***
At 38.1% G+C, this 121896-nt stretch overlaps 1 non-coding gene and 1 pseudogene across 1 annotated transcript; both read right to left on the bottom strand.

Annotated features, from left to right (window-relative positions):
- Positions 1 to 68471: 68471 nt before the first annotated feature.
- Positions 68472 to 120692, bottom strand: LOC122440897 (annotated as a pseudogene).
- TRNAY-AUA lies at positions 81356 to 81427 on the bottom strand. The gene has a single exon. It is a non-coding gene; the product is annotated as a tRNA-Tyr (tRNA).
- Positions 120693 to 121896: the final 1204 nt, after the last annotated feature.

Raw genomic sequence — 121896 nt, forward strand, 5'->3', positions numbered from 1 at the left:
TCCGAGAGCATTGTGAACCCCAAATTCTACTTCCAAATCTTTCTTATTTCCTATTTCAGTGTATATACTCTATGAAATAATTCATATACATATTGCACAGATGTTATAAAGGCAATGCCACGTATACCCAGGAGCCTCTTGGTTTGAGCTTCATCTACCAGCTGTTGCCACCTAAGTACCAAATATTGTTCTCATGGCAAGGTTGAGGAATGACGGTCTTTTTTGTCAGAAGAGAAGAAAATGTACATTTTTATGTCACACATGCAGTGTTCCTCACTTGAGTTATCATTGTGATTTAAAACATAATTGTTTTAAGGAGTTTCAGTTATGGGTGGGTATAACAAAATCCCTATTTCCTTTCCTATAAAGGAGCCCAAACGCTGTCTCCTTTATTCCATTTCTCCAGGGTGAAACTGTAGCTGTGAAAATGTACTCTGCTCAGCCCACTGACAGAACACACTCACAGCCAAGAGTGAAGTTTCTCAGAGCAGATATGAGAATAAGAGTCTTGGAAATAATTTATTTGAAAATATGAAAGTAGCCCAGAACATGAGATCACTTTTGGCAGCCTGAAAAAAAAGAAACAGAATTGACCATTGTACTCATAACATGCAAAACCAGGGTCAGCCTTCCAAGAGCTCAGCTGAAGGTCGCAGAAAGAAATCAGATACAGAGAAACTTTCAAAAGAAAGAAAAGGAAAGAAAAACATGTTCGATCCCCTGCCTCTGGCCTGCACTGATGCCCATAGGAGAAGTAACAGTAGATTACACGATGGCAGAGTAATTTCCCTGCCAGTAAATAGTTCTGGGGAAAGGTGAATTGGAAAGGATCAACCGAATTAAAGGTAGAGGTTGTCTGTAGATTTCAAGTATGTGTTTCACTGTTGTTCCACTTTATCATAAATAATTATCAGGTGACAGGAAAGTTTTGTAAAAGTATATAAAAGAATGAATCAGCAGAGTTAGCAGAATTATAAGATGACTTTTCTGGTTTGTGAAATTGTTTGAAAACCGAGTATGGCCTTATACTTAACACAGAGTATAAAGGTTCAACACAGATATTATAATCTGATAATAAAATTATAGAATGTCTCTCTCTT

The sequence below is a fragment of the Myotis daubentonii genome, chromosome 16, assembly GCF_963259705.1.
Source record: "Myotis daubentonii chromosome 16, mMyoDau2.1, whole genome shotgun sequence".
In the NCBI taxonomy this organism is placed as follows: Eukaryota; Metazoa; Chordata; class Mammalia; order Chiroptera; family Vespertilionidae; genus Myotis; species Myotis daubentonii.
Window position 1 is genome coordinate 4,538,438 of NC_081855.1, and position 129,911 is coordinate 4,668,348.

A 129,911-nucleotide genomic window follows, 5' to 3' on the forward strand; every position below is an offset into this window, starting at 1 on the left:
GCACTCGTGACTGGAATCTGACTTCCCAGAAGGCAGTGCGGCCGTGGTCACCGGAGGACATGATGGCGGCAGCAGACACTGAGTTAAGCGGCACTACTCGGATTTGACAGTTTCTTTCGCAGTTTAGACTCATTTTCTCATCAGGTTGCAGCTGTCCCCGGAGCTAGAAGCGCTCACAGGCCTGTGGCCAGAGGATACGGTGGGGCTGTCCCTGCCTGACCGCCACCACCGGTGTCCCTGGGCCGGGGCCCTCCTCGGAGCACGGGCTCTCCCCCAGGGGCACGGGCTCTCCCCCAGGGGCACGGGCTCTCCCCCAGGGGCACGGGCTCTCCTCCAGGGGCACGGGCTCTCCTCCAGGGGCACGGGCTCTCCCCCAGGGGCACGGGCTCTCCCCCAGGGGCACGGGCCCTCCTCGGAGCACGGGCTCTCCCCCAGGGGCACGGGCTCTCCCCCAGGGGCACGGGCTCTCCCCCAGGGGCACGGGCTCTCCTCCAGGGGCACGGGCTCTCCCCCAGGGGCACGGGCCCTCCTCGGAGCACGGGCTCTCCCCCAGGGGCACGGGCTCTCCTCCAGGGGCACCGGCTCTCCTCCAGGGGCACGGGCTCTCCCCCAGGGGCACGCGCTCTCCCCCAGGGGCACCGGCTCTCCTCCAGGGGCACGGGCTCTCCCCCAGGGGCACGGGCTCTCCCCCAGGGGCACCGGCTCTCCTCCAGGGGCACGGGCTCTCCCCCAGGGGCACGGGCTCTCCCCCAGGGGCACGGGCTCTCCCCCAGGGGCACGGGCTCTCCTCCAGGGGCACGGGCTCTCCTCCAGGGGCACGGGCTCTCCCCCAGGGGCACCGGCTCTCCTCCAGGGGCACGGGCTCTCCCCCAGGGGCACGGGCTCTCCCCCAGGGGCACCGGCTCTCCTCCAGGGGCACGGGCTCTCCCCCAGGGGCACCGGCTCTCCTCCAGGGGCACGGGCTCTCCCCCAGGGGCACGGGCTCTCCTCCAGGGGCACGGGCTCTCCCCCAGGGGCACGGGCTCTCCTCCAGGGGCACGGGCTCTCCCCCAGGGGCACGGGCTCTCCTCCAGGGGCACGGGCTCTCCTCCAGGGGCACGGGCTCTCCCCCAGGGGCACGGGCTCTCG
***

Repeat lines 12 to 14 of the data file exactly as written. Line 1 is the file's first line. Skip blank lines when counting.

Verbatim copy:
Window position 1 is genome coordinate 4,538,438 of NC_081855.1, and position 129,911 is coordinate 4,668,348.

A 129,911-nucleotide genomic window follows, 5' to 3' on the forward strand; every position below is an offset into this window, starting at 1 on the left:
GCACTCGTGACTGGAATCTGACTTCCCAGAAGGCAGTGCGGCCGTGGTCACCGGAGGACATGATGGCGGCAGCAGACACTGAGTTAAGCGGCACTACTCGGATTTGACAGTTTCTTTCGCAGTTTAGACTCATTTTCTCATCAGGTTGCAGCTGTCCCCGGAGCTAGAAGCGCTCACAGGCCTGTGGCCAGAGGATACGGTGGGGCTGTCCCTGCCTGACCGCCACCACCGGTGTCCCTGGGCCGGGGCCCTCCTCGGAGCACGGGCTCTCCCCCAGGGGCACGGGCTCTCCCCCAGGGGCACGGGCTCTCCCCCAGGGGCACGGGCTCTCCTCCAGGGGCACGGGCTCTCCTCCAGGGGCACGGGCTCTCCCCCAGGGGCACGGGCTCTCCCCCAGGGGCACGGGCCCTCCTCGGAGCACGGGCTCTCCCCCAGGGGCACGGGCTCTCCCCCAGGGGCACGGGCTCTCCCCCAGGGGCACGGGCTCTCCTCCAGGGGCACGGGCTCTCCCCCAGGGGCACGGGCCCTCCTCGGAGCACGGGCTCTCCCCCAGGGGCACGGGCTCTCCTCCAGGGGCACCGGCTCTCCTCCAGGGGCACGGGCTCTCCCCCAGGGGCACGCGCTCTCCCCCAGGGGCACCGGCTCTCCTCCAGGGGCACGGGCTCTCCCCCAGGGGCACGGGCTCTCCCCCAGGGGCACCGGCTCTCCTCCAGGGGCACGGGCTCTCCCCCAGGGGCACGGGCTCTCCCCCAGGGGCACGGGCTCTCCCCCAGGGGCACGGGCTCTCCTCCAGGGGCACGGGCTCTCCTCCAGGGGCACGGGCTCTCCCCCAGGGGCACCGGCTCTCCTCCAGGGGCACGGGCTCTCCCCCAGGGGCACGGGCTCTCCCCCAGGGGCACCGGCTCTCCTCCAGGGGCACGGGCTCTCCCCCAGGGGCACCGGCTCTCCTCCAGGGGCACGGGCTCTCCCCCAGGGGCACGGGCTCTCCTCCAGGGGCACGGGCTCTCCCCCAGGGGCACGGGCTCTCCTCCAGGGGCACGGGCTCTCCCCCAGGGGCACGGGCTCTCCTCCAGGGGCACGGGCTCTCCTCCAGGGGCACGGGCTCTCCCCCAGGGGCACGGGCTCTCG